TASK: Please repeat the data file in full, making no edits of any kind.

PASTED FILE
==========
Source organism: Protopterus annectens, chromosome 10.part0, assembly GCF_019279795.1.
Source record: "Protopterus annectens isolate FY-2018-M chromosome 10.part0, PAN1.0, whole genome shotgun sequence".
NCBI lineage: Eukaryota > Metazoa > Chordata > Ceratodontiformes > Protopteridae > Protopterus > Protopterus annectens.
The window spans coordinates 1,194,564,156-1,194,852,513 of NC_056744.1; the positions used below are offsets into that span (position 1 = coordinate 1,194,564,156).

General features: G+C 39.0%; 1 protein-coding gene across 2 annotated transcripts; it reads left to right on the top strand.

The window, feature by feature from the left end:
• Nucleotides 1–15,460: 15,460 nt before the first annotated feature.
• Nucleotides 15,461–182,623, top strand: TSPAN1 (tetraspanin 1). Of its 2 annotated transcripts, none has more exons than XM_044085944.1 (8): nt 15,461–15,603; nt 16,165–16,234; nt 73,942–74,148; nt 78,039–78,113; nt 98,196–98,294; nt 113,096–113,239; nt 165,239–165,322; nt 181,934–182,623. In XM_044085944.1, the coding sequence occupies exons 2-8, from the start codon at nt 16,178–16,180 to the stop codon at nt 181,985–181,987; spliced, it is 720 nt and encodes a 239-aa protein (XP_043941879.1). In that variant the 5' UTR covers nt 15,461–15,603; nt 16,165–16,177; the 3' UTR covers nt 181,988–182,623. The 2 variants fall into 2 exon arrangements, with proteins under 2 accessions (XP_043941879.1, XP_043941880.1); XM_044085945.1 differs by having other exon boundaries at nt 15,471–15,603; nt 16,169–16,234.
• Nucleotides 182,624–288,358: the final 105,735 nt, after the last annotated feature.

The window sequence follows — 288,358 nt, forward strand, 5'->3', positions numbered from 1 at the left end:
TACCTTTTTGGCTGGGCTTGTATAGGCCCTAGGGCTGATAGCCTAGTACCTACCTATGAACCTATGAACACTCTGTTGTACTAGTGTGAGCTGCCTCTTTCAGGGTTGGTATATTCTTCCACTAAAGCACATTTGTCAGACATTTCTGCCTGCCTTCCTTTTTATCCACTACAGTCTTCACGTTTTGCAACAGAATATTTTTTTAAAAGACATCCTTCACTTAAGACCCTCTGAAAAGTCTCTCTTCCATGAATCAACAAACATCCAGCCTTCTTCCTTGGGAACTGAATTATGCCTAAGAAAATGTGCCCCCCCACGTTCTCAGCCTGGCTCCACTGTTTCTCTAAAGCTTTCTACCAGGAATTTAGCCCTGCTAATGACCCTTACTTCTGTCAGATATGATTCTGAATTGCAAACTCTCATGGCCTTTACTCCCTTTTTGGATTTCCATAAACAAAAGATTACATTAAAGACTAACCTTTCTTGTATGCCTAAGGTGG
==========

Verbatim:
Source organism: Protopterus annectens, chromosome 10.part0, assembly GCF_019279795.1.
Source record: "Protopterus annectens isolate FY-2018-M chromosome 10.part0, PAN1.0, whole genome shotgun sequence".
NCBI lineage: Eukaryota > Metazoa > Chordata > Ceratodontiformes > Protopteridae > Protopterus > Protopterus annectens.
The window spans coordinates 1,194,564,156-1,194,852,513 of NC_056744.1; the positions used below are offsets into that span (position 1 = coordinate 1,194,564,156).

General features: G+C 39.0%; 1 protein-coding gene across 2 annotated transcripts; it reads left to right on the top strand.

The window, feature by feature from the left end:
• Nucleotides 1–15,460: 15,460 nt before the first annotated feature.
• Nucleotides 15,461–182,623, top strand: TSPAN1 (tetraspanin 1). Of its 2 annotated transcripts, none has more exons than XM_044085944.1 (8): nt 15,461–15,603; nt 16,165–16,234; nt 73,942–74,148; nt 78,039–78,113; nt 98,196–98,294; nt 113,096–113,239; nt 165,239–165,322; nt 181,934–182,623. In XM_044085944.1, the coding sequence occupies exons 2-8, from the start codon at nt 16,178–16,180 to the stop codon at nt 181,985–181,987; spliced, it is 720 nt and encodes a 239-aa protein (XP_043941879.1). In that variant the 5' UTR covers nt 15,461–15,603; nt 16,165–16,177; the 3' UTR covers nt 181,988–182,623. The 2 variants fall into 2 exon arrangements, with proteins under 2 accessions (XP_043941879.1, XP_043941880.1); XM_044085945.1 differs by having other exon boundaries at nt 15,471–15,603; nt 16,169–16,234.
• Nucleotides 182,624–288,358: the final 105,735 nt, after the last annotated feature.

The window sequence follows — 288,358 nt, forward strand, 5'->3', positions numbered from 1 at the left end:
TACCTTTTTGGCTGGGCTTGTATAGGCCCTAGGGCTGATAGCCTAGTACCTACCTATGAACCTATGAACACTCTGTTGTACTAGTGTGAGCTGCCTCTTTCAGGGTTGGTATATTCTTCCACTAAAGCACATTTGTCAGACATTTCTGCCTGCCTTCCTTTTTATCCACTACAGTCTTCACGTTTTGCAACAGAATATTTTTTTAAAAGACATCCTTCACTTAAGACCCTCTGAAAAGTCTCTCTTCCATGAATCAACAAACATCCAGCCTTCTTCCTTGGGAACTGAATTATGCCTAAGAAAATGTGCCCCCCCACGTTCTCAGCCTGGCTCCACTGTTTCTCTAAAGCTTTCTACCAGGAATTTAGCCCTGCTAATGACCCTTACTTCTGTCAGATATGATTCTGAATTGCAAACTCTCATGGCCTTTACTCCCTTTTTGGATTTCCATAAACAAAAGATTACATTAAAGACTAACCTTTCTTGTATGCCTAAGGTGG